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be tested and refined through well-conceived research in which the protected ecosystems are compared with those characterized by human disturbance. Excellent potential exists for the emergence of new ideas.

Furthermore, the long-range proposal for the DMZ may stimulate the development of a center for ecosystem science at the Seoul National University, the consequence of which may be a broad scientific foundation for adjusting human populations in Korea to their natural resources.

12. [[underline]]Personnel[[/underline]]:

A. [[underline]]Co-Principal Investigator[[/underline]] – Helmut K. Buechner

[[underline]]Birth[[/underline]] | Scotia, New York, 5 August 1918

[[underline]]Education[[/underline]] | B. S. New York State University College of Forestry, Syracuse, 1941
| M. S. Texas A & M University, College Station, 1943
| Ph.D. Oklahoma State University, Stillwater, 1949

[[underline]]Honors[[/underline]] | Graduated Magna Cum Laude from New York State University.
| Recipient of George Mercer Award of Ecological Society of America for best publication in 1950. Received award from The Wildlife Society for best publication in 1960. Fellow AAAS 1963.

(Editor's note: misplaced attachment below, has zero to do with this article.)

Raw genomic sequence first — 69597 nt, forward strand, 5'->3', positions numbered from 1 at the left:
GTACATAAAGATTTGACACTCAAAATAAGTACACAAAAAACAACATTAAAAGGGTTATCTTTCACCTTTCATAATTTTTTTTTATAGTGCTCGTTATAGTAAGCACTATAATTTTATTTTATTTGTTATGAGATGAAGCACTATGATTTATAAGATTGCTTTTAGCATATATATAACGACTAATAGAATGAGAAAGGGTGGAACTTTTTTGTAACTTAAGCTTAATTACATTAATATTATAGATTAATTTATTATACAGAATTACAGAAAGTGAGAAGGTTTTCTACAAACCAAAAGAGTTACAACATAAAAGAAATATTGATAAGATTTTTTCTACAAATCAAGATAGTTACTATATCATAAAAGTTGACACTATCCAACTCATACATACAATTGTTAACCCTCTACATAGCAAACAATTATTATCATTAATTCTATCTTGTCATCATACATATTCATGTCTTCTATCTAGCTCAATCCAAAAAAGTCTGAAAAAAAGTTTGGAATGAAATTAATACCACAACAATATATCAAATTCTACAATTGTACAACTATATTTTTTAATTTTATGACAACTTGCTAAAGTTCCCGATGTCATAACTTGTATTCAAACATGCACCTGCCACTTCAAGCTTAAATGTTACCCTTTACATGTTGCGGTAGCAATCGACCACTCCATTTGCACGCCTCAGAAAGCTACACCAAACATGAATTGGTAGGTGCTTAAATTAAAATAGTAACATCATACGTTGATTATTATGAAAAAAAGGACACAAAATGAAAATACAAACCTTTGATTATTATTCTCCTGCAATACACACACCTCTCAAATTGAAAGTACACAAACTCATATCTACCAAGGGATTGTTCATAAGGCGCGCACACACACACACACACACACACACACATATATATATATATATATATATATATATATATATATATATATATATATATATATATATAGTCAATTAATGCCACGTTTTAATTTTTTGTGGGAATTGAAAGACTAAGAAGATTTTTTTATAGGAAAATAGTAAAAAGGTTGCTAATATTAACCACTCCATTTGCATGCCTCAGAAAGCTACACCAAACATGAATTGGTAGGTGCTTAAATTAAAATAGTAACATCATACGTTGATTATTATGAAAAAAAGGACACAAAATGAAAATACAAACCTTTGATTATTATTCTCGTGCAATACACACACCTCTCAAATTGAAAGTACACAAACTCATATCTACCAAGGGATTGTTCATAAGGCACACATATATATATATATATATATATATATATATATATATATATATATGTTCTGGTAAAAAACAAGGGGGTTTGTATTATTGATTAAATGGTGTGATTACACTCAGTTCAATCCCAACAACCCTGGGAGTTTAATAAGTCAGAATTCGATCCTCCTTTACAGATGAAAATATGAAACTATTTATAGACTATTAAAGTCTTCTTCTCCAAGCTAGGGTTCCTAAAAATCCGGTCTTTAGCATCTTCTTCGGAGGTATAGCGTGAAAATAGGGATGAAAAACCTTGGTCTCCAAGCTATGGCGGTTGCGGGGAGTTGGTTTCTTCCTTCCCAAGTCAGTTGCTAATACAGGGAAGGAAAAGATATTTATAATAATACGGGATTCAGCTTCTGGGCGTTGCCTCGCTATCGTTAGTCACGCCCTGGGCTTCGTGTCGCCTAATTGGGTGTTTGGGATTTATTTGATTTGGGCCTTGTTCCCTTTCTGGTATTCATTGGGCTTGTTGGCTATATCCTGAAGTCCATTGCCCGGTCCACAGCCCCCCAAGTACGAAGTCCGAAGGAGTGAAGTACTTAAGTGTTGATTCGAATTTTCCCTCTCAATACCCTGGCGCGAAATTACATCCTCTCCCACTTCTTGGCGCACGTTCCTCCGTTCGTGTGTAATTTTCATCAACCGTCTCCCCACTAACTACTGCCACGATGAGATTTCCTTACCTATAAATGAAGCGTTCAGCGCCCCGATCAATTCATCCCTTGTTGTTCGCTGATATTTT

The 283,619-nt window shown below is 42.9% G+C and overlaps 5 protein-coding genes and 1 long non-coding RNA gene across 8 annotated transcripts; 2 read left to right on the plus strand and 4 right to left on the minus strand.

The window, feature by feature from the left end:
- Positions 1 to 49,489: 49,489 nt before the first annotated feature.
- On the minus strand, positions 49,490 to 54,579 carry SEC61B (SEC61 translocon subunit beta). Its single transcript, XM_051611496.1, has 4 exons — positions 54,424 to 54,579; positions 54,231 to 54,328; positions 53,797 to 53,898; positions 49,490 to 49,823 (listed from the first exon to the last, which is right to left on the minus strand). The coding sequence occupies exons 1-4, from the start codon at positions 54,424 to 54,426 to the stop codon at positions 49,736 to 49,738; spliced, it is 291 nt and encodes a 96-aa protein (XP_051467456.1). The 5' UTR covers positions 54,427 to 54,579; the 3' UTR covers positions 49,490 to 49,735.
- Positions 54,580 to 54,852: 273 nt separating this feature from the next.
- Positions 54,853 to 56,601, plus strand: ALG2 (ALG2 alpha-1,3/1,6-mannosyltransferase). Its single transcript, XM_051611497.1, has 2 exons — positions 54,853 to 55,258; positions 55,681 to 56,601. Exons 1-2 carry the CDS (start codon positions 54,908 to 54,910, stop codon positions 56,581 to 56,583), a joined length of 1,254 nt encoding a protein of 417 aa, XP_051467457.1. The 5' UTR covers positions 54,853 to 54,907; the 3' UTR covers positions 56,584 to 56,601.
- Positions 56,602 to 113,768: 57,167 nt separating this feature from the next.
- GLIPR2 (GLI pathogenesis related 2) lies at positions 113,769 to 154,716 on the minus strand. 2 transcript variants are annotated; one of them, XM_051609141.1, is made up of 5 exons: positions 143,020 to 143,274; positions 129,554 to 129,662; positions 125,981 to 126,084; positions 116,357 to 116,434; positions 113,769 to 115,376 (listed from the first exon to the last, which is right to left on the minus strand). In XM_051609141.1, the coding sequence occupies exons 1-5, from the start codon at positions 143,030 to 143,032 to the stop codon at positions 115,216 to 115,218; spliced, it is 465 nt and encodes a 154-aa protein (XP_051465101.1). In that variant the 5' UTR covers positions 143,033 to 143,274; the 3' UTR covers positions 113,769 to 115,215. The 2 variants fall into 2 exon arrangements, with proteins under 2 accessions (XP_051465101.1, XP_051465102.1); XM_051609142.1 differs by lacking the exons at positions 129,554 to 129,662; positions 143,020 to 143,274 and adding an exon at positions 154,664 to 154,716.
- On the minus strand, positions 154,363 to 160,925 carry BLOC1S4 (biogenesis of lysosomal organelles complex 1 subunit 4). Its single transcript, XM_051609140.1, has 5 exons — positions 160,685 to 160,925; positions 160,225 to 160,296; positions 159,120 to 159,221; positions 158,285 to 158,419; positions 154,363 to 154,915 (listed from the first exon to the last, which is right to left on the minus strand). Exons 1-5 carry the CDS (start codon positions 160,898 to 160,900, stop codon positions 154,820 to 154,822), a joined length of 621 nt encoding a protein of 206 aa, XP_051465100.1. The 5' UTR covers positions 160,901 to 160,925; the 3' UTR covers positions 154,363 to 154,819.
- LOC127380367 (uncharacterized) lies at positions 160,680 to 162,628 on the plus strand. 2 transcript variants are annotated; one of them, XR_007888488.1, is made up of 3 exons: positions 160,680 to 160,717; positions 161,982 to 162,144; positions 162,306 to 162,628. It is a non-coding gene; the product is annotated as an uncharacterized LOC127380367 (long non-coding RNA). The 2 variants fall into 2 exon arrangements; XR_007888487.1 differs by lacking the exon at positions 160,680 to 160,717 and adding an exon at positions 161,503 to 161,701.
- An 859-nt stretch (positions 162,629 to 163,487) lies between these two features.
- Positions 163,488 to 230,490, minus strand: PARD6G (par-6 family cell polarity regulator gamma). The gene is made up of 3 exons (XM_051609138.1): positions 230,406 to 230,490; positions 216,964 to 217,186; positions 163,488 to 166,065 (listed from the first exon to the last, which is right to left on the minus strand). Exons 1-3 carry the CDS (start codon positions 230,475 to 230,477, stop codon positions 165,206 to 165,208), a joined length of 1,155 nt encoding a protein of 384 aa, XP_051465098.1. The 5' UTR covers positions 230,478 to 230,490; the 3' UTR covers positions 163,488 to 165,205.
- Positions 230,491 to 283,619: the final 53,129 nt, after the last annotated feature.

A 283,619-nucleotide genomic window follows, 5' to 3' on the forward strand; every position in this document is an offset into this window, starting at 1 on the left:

[[underline]]Major Research Interest[[/underline]] | Ecology, behavior, and reproduction in large wild ungulates, special emphasis on the dynamics of ungulate population in relationship to vegetation.

[[underline]]Employment[[/underline]] | In my present position, which began 1 July 1965, I hope to develop broad national and international programs in environmental biology with concentration at the higher levels of biological organization (populations and ecosystems).
| During 17 years at Washington State University, where I became Professor of Zoology in 1963, I taught introductory biology and zoology, general ecology, and terrestrial vertebrate ecology. My research was primarily on ecology and behavior of


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